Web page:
Children are being taught to say no to kisses from their GRANDMOTHERS to learn how to avoid sexual abuse
- Primary, high school and university students are being taught about consent
- Each state chooses in what what they implement from the program
- Educators are calling for it to be adopted in all schools across the country
Children are being educated about consent and sexual abuse through every day examples such as saying no to their grandmother kissing them on the cheek.
The example is part of a move to educate primary, high school and university students about sexuality and consent in a teaching programme called ‘Respect Matters’, which has been set up by the Federal Government.
Part of the programme – which has been adopted by schools in New South Wales, Queensland and Victoria – is about teaching students how to navigate relationships, gender equality, respect and how to deal with uncomfortable emotions.
Children are being educated about consent and sexual abuse through every day examples such as saying no to their grandmother kissing them on the cheek (stock image)
One woman – Carla Magrid – said she can understand why some parents may feel hesitant to let their child participate as there is always an element of not knowing what may be discussed. Pictured: An example of work completed by children in the programme
Educators are calling for the programme to be adopted across the country to help reduce rates of sexual violence and the influence of pornography.
Victoria’s Respectful Relationships program was introduced in 2016 after The Royal Commission into Family Violence noted the importance of early education to create a culture of respect.
The program features case studies that have caused controversy due to their nature.
Margie Buttriss, a childhood educator with HUSHeducation, said they used ‘child-friendly’ examples to illustrate their points on matters such no one should touch them where they don’t want to be touched.
‘We’re talking about situations such as Grandma wants to swoop in for the big sloppy kiss and if the child doesn’t want that to happen what can they do,’ she told the ABC.
‘And they can respectfully say: “No thanks Grandma, let’s have a hug instead”.’
Margie Buttriss (pictured), a childhood educator with HUSHeducation, said they used ‘child-friendly’ examples to illustrate their points on matters such no one should touch them where they don’t want to be touched
Lael Stone has run relationship and sex courses for a decade in Victoria and she said pornography and how it influences young people’s perception was her biggest concern.
Ms Stone said parents would be surprised how much young people know about sex, but how little they grasp the meaning of a relationship.
She said in her experience young people want information about how to have healthy relationships.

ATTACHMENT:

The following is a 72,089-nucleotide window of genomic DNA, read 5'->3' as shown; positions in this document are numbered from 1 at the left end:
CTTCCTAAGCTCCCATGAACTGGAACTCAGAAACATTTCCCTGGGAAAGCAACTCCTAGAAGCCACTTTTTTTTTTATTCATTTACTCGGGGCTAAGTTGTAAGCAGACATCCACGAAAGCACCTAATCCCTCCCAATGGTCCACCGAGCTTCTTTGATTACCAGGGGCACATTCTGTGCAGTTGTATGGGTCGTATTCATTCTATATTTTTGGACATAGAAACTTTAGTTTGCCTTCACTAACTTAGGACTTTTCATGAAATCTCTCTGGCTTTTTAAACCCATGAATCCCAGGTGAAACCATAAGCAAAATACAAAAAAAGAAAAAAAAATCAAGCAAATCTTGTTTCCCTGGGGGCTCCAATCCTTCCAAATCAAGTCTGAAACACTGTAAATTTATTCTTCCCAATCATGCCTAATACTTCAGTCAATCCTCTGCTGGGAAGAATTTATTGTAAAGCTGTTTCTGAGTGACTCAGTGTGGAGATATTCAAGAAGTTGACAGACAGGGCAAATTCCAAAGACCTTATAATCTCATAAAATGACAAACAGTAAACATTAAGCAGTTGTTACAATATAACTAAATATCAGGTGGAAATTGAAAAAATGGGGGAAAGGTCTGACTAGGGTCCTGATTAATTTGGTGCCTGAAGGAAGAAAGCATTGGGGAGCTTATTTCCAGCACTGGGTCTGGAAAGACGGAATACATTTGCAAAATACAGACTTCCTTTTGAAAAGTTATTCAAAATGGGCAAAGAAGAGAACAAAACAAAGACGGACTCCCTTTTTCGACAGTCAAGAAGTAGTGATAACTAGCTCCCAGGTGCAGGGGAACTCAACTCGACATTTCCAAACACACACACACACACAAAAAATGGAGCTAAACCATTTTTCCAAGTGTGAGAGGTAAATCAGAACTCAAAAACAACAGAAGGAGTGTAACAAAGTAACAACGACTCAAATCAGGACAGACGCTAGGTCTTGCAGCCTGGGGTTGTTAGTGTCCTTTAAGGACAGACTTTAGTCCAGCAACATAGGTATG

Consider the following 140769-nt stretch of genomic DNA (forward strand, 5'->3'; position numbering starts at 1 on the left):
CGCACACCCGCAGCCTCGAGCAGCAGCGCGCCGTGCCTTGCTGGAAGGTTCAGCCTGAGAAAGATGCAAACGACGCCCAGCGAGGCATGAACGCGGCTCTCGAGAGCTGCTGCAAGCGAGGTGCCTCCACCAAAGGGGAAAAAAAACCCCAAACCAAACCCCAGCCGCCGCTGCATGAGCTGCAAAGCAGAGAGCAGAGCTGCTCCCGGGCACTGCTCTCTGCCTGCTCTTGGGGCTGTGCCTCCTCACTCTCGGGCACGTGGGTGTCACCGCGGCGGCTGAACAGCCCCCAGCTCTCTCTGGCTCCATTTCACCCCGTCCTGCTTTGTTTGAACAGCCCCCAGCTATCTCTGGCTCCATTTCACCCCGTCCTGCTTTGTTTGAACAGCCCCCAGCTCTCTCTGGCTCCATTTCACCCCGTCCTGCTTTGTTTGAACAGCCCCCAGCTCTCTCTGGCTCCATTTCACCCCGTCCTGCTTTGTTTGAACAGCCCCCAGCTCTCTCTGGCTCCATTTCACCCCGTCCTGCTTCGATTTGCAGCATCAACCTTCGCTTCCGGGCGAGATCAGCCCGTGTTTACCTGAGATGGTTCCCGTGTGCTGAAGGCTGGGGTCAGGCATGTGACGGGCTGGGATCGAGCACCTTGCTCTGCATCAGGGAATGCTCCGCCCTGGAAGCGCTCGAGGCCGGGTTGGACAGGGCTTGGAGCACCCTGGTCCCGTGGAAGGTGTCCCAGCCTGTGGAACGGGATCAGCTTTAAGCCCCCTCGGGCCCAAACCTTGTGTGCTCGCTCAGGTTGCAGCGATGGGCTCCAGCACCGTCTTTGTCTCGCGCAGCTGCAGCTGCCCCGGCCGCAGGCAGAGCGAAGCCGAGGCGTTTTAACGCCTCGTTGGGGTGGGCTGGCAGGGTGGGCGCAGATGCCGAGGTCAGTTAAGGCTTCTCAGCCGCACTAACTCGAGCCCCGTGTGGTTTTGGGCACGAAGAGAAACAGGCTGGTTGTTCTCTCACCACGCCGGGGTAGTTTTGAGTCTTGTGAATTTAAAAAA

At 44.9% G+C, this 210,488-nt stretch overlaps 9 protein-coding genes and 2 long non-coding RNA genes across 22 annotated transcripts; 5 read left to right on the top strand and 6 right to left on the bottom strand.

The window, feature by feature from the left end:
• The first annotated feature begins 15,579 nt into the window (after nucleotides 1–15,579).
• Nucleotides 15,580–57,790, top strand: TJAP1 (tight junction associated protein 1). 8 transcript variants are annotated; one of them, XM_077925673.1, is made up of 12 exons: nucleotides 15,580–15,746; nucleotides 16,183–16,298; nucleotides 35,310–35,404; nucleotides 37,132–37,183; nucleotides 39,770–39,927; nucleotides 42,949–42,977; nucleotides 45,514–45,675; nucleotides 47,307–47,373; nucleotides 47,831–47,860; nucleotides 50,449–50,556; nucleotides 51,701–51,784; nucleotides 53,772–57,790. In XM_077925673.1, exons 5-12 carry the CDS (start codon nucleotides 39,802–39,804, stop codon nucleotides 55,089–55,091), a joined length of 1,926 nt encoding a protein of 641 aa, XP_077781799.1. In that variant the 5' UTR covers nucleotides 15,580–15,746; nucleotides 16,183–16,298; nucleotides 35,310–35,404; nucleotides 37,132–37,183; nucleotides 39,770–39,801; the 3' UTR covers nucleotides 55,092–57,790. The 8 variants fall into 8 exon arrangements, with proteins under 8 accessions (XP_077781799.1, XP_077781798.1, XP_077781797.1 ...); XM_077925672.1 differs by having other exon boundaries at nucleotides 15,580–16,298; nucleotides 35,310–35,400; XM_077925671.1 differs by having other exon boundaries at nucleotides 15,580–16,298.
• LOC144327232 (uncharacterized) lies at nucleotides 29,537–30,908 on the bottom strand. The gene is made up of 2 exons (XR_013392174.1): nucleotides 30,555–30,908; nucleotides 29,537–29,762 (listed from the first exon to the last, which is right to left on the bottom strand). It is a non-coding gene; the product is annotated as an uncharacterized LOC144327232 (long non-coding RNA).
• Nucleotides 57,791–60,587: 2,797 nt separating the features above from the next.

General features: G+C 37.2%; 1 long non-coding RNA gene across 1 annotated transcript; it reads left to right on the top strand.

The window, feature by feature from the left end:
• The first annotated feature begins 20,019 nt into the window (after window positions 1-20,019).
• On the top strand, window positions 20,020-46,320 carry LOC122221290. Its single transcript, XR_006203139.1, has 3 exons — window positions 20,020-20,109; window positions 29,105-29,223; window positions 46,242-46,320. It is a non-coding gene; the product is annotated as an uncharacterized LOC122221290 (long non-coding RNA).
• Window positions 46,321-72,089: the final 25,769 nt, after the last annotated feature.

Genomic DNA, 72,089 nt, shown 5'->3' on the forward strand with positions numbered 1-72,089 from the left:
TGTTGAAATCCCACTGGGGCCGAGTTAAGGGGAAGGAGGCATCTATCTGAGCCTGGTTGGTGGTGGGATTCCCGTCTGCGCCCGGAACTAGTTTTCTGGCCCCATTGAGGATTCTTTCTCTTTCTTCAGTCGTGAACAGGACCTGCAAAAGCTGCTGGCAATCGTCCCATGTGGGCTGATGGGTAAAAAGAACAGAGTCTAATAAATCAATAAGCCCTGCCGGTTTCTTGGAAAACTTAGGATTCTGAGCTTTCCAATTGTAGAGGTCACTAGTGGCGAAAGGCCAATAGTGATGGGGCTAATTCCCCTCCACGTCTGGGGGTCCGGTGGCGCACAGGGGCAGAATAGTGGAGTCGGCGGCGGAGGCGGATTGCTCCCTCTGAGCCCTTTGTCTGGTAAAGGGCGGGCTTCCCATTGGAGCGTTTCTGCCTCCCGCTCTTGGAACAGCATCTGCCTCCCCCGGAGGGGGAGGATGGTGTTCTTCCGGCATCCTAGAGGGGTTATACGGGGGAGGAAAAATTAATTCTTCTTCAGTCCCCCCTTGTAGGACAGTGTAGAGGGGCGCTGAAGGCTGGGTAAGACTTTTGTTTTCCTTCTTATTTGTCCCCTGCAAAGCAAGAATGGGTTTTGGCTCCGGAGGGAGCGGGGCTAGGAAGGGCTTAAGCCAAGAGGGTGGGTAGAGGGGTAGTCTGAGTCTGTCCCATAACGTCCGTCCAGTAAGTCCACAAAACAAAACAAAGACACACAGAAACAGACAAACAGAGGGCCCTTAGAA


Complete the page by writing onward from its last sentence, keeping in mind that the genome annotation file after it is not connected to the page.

Primary and high school students aren’t the only ones being educated about consent – more than 30 universities have signed up to the Consent Matters course.
Primary and high school students aren’t the only ones being educated about consent – more than 30 universities have signed up to the Consent Matters course
Some universities require their students to complete a 40-minute multiple-choice exam before getting their exam results each semester.
Anna Hush from End Rape on Campus said she believes even if students ‘tick the right boxes’ in the online course they may still act disrespectfully.
‘The evidence says that face-to-face education is much, much better than online education in actually achieving attitudinal and behavioural changes,” she said.
She said shes unsure if the the course was better than nothing as it produces back lash from students.
SEXUAL ASSAULT AND DOMESTIC VIOLENCE IN AUSTRALIA
A report into Family, domestic and sexual violence in Australia was released in 2018.
The report found:
- One in six women above the age of 15 have been physically or sexually abused by a current or former partner
- One in 16 men have been abused by a current or former partner
- Three in four domestic violence victims said the perpetrator was a man
- One in five women have experience sexual violence
- Most – 96 per cent – said a man was the perpetrator
- One in 20 men have experienced sexual violence
- Male victims were almost evenly assaulted by male and female victims
- One woman is killed a week by a former or current partner
- One man is killed a month by a current or former partner.
The report suggested that children who are victims of domestic or sexual violence often had lasting effects.
Children who were abused before the age of 15 were three times as likely to experience it later in life than those who hadn’t.
Women who witnessed violence when they were children are twice as likely to become the victim of domestic violence.
Men who witnessed violence are three times as likely to be the victim of domestic violence.
Source: Australian Institute of Health and Welfare.